WATERLOO, Iowa --- Jerry Gehrke planted the putter on the floor and slowly rose from his wheelchair.
He took three deliberate steps toward the putting green rug and repeatedly eyed the "hole" at the end of the green. After two practice putts Gehrke made contact with the small white ball and sent it rolling.
As the ball nestled into the hole Gehrke raised his head and his arms in silent victory, never once losing his balance.
This feat, though small to some, would have been nearly impossible for Gehrke just three weeks ago.
"He came to us as almost a total assist on all his daily activities," said Sarah Brown, program director for the new Allen Hospital inpatient rehabilitation department. "Yesterday, he was walking down the hall without his walker and he will probably go home Sunday or Monday."
Allen's inpatient rehab department opened Dec. 1. The floor, which used to house the skilled nursing unit, can accommodate up to 12 patients.
"There is a huge community need," Brown said. The Covenant Medical Center rehab department can accommodate 25 patients, but a spokesperson for the hospital said the floor is on average about two-thirds occupied. Iowa City does not have inpatient rehab, Brown said. "Our patients would go to Iowa City or Mayo and then have to stay in Rochester or be sent back to Covenant for care."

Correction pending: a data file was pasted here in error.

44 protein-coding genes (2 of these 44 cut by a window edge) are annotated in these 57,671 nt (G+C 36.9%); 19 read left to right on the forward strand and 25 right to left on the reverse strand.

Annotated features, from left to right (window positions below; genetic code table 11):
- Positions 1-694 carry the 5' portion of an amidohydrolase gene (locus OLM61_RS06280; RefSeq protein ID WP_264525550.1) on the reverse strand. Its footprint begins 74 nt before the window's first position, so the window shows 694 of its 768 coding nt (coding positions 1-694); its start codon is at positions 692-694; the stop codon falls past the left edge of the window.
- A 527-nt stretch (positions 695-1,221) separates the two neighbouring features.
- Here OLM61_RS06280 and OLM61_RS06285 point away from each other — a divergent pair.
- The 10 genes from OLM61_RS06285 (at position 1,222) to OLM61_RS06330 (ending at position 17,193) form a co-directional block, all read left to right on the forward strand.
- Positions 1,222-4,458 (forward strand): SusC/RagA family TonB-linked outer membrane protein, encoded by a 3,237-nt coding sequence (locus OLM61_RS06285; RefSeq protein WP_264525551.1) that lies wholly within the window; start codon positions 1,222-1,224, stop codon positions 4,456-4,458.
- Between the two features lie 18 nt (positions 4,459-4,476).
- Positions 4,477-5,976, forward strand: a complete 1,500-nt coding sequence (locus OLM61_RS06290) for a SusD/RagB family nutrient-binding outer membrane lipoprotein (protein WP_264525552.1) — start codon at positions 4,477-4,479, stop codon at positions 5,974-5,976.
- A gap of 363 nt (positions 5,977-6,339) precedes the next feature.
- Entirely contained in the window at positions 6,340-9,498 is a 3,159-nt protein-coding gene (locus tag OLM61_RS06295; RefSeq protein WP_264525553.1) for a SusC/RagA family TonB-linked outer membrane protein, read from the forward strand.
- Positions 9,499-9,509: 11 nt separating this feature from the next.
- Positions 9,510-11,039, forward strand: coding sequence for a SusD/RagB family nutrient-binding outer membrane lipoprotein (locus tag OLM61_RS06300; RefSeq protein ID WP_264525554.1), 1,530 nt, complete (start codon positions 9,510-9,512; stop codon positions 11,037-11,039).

Gehrke, who ultimately suffered a hemorraghic stroke, first came to the Allen Hospital emergency room on Dec. 22. He was sent to Mayo Clinic where he had a craniotomy. Diana Gehrke, Jerry's wife, spent the three weeks living out of a Rochester hotel room. She worried that she would have to split her time between Rochester and Cedar Falls once therapy started.
"They had an opening for rehab in Rochester, but then Melissa Schneider (Allen's community relations coordinator) came to me and told me about this new service," Diana Gehrke said. "The neuro team there was concerned that he got the best care possible, but the staff looked into it and said they thought he would do well here."
Jerry Gehrke said his therapists have pushed him "to the point of being tired." He's even taken to affectionately calling his physical therapist "boot camp" because she expects so much.
And because he was close to home, Diana could continue to work part time while helping her husband through his therapy sessions.
"And he has so many cronies here and they can pop in for a visit for just five or 10 minutes," she said. "Research has shown that that is an important part of therapy."